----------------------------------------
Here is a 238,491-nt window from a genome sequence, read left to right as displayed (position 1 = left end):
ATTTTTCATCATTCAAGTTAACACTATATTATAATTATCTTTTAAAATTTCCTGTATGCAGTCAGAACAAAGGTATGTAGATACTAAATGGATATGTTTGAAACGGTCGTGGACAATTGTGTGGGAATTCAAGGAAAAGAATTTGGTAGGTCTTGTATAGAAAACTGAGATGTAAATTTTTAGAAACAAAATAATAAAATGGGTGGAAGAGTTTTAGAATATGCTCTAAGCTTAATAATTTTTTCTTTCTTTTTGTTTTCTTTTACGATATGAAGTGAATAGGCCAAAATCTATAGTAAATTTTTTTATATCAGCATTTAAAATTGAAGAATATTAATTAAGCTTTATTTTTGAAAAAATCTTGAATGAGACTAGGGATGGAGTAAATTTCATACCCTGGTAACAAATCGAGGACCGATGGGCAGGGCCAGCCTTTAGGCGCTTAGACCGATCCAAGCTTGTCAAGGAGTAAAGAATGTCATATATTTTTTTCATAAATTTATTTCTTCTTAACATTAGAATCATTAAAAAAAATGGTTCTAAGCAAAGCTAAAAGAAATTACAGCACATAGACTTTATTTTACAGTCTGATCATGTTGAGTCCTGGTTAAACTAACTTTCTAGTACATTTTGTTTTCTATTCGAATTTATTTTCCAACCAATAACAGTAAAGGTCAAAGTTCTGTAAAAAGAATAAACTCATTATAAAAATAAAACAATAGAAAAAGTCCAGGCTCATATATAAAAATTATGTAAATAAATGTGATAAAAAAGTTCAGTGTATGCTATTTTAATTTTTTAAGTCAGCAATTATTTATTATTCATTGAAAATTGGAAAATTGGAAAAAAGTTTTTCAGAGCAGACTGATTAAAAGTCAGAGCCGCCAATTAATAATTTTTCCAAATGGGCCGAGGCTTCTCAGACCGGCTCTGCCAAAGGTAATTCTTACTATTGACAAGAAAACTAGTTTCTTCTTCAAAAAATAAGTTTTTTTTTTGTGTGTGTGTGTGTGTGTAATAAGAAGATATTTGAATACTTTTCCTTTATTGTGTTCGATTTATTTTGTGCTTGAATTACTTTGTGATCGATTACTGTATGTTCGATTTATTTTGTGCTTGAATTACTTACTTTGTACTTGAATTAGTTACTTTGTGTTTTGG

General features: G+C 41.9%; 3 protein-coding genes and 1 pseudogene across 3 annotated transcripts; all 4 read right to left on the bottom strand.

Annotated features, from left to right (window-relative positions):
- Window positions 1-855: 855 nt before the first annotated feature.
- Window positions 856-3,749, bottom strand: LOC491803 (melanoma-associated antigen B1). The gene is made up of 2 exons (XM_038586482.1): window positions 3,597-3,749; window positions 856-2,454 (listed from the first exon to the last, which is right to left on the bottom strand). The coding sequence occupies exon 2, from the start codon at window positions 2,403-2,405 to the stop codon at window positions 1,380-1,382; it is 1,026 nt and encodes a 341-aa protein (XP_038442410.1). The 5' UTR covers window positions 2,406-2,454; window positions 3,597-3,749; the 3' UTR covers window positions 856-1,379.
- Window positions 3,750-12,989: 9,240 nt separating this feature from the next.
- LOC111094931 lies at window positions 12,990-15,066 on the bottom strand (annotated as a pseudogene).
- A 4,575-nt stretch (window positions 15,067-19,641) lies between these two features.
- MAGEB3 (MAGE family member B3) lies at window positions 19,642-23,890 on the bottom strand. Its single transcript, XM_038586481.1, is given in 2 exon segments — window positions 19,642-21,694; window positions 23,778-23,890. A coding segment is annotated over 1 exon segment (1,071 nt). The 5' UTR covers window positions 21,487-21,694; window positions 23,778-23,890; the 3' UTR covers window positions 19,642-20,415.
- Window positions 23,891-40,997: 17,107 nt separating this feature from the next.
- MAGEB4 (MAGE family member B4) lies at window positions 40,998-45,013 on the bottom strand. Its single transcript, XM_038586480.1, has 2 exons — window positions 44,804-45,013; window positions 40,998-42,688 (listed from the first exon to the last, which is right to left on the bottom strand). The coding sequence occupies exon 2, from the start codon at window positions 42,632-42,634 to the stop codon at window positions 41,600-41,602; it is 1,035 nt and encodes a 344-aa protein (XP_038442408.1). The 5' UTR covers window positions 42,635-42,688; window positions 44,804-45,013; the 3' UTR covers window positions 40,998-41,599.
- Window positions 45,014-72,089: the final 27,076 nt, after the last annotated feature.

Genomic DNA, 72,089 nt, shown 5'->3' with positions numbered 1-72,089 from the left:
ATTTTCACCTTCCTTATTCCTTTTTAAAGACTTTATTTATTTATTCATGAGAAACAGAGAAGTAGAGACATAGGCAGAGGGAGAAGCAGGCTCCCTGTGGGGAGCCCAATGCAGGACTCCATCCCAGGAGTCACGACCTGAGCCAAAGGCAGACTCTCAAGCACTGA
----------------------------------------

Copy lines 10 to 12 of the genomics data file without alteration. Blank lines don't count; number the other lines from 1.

- MAGEB3 (MAGE family member B3) lies at window positions 19,642-23,890 on the bottom strand. Its single transcript, XM_038586481.1, is given in 2 exon segments — window positions 19,642-21,694; window positions 23,778-23,890. A coding segment is annotated over 1 exon segment (1,071 nt). The 5' UTR covers window positions 21,487-21,694; window positions 23,778-23,890; the 3' UTR covers window positions 19,642-20,415.
- Window positions 23,891-40,997: 17,107 nt separating this feature from the next.
- MAGEB4 (MAGE family member B4) lies at window positions 40,998-45,013 on the bottom strand. Its single transcript, XM_038586480.1, has 2 exons — window positions 44,804-45,013; window positions 40,998-42,688 (listed from the first exon to the last, which is right to left on the bottom strand). The coding sequence occupies exon 2, from the start codon at window positions 42,632-42,634 to the stop codon at window positions 41,600-41,602; it is 1,035 nt and encodes a 344-aa protein (XP_038442408.1). The 5' UTR covers window positions 42,635-42,688; window positions 44,804-45,013; the 3' UTR covers window positions 40,998-41,599.